2016: Cyber-Crime Becomes Big-TimeDate: December 31, 2015
"2016 will see cybercrime finally find its place in our official statistics," says KPMG's cyber security technical director, David Ferbrache, "extortion attacks have been making a comeback with criminals demanding significant sums for suspending denial of service attacks against targets; not going public with stolen data; and of course providing a ‘service’ which grants access to a ‘client’s data which they had previously hacked and encrypted."
“While phishing attacks, banking Trojans and large scale low value cash outs have characterised the last 10 years of cybercrime, new techniques are becoming part of the criminal arsenal while firms invest more and more in cyber threat intelligence in the hope of keeping up," adds Ferbrache, "in 2016 we predict that organised crime groups will become increasingly selective in targeting high net worth individuals, corporate treasuries and commercial bank accounts."
ferbrache instances scams such as "front running stocks using stolen market sensitive information, or pump and dump schemes using personal data acquired in bulk from unsuspecting banks, insurers and even governments.”
“The EU General Data Protection Regulation and the EU Network and Information Security Directives are likely to be finally agreed in 2016, firing the starting pistol for governments and firms to implement within two years," suggests Ferbrache, "together these EU interventions set the scene for greater transparency around data breaches, a more robust data protection stance and a Europe wide nudge towards greater cyber security regulation.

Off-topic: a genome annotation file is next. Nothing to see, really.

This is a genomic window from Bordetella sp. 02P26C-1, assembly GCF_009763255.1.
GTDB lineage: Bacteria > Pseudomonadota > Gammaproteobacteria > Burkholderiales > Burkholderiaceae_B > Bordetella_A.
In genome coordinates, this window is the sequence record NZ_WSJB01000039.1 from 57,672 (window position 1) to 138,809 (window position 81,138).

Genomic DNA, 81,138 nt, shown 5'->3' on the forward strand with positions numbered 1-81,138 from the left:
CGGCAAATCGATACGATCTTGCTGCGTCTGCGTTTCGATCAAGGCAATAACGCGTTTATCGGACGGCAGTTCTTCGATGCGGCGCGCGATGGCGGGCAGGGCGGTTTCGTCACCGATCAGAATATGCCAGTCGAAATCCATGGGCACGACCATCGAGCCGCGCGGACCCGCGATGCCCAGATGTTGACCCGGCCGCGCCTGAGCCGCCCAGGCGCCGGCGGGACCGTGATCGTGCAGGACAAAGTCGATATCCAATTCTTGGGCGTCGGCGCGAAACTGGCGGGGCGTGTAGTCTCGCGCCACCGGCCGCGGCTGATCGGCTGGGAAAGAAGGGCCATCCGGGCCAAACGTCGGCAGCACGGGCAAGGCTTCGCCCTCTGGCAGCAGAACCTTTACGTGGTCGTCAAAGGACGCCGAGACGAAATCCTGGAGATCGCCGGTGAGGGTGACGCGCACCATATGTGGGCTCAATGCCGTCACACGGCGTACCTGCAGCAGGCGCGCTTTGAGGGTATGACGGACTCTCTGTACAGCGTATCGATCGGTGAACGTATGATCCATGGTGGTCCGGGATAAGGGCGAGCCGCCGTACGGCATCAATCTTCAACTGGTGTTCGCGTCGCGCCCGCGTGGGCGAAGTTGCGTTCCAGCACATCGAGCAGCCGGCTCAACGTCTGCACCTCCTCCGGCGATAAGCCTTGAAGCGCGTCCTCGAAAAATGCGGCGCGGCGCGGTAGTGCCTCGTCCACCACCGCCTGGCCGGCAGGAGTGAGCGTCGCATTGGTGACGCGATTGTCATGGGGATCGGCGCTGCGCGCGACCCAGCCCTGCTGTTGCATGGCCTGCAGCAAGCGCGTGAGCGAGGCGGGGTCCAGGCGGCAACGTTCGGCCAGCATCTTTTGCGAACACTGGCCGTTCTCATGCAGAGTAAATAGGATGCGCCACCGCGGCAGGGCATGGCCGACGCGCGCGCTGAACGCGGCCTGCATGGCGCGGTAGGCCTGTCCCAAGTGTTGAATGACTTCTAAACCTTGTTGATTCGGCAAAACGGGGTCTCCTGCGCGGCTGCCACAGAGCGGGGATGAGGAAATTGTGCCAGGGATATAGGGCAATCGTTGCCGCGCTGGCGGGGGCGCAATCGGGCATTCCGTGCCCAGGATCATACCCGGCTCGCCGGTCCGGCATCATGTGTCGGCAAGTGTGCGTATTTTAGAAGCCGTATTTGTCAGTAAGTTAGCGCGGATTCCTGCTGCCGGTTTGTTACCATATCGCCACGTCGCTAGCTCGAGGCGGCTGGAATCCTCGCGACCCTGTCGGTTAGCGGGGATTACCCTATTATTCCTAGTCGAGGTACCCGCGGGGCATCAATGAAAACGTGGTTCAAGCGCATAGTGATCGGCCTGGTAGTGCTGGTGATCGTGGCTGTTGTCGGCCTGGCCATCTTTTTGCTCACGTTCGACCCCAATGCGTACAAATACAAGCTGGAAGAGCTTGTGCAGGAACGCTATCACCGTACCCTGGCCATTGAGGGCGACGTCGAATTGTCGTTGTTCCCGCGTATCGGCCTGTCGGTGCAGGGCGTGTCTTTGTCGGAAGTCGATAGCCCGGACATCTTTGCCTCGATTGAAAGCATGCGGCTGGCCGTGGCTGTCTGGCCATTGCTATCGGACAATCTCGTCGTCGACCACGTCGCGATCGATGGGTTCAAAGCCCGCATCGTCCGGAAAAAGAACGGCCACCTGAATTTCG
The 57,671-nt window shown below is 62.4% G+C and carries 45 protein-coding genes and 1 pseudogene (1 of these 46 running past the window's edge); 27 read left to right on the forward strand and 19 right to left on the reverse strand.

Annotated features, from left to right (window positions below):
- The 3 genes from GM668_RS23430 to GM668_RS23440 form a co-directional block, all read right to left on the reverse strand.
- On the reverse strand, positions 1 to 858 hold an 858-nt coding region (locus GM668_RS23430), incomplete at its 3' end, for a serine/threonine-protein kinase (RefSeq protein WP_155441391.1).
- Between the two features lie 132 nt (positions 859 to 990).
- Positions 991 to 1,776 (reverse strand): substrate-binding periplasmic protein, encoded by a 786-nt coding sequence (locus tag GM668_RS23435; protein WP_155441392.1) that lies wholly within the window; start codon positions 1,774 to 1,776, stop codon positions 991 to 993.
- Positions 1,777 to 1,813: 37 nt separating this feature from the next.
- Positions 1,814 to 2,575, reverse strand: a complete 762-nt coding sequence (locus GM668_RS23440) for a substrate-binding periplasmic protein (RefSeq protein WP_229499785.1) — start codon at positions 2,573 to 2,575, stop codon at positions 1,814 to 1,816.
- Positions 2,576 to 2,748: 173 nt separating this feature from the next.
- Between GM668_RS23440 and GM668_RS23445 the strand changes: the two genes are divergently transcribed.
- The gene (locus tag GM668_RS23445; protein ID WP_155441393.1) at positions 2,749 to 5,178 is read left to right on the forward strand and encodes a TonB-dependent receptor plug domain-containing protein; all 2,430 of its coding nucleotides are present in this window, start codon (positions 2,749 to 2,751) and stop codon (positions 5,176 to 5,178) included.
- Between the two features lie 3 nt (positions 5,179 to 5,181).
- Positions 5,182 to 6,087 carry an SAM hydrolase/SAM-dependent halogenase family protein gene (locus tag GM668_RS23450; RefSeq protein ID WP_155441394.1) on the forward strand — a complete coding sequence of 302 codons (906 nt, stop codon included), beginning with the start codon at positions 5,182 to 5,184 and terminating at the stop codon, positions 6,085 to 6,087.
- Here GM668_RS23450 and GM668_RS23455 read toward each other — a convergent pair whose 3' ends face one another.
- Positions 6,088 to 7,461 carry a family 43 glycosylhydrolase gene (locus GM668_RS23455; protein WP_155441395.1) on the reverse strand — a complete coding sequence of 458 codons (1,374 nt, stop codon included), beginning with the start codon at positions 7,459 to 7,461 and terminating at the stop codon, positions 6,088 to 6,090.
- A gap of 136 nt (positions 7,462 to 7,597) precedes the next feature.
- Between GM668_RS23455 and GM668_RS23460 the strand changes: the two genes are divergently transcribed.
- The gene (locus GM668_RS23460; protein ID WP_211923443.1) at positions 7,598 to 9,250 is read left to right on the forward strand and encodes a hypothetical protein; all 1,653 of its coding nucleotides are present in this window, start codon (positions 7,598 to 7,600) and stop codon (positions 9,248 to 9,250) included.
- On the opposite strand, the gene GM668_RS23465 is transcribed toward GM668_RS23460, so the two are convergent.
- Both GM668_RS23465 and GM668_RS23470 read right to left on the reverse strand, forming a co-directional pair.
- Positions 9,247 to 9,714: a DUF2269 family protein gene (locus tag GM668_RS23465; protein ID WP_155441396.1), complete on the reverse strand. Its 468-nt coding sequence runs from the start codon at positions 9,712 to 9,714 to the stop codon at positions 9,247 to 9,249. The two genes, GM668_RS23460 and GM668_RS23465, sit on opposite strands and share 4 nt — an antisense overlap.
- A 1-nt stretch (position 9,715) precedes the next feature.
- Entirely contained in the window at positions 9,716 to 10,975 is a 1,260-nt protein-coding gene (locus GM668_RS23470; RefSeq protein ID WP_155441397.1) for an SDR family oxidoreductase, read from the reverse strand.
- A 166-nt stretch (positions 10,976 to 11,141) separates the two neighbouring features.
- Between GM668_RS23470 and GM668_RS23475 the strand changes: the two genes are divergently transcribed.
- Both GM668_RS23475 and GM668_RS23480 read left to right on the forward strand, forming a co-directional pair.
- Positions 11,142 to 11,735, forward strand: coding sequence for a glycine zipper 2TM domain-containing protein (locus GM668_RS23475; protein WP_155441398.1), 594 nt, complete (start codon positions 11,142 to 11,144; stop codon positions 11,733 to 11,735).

“While large international firms are no strangers to an increasingly complex and uncoordinated global tapestry of national cyber security initiatives; smaller firms are likely to come under increasing pressure in 2016 as their larger cousins embed cyber security requirements into their contracting and procurement processes – fuelling both a supply chain security industry and the growth of third party cyber insurance," says Ferbrache.
“The expected launch of a new National Cyber Security Strategy in 2016 has the potential to signal a new relationship between UK governance and industry, with the new National Cyber Centre at its heart, " he adds, "in 2016 we can only hope for a nuanced approach to regulation which works with the risk mechanisms in the markets to drive the right behaviours and address the current market failure around cyber security.”
However terrorism will increasingly concentrate on cyber attacks warns Ferbrache. “Terrorist organisations are becoming more and more tech savvy exploiting the internet for propaganda, radicalisation and communications," he says, “2016 is likely to be the year that cyber resilience starts to matter more than just cyber protection, as governments worry about systemic risks from cyber attacks and critical infrastructure firms start to pay more attention to just how resilient their business models really are to these new threats. The NIST cyber security framework will succeed in becoming the de-facto yardstick for cyber security amongst such firms.”
The problem with hacking is that everyone does it - governments, bankers, companies, criminals, terrorists, pranksters, funsters and geeks with nothing better to do. Even Q in the latest Bond film is a hacker. So, in a world with such a morally ambivalent attitude to hacking, how can the law decide who's a goodie and who's a baddie?
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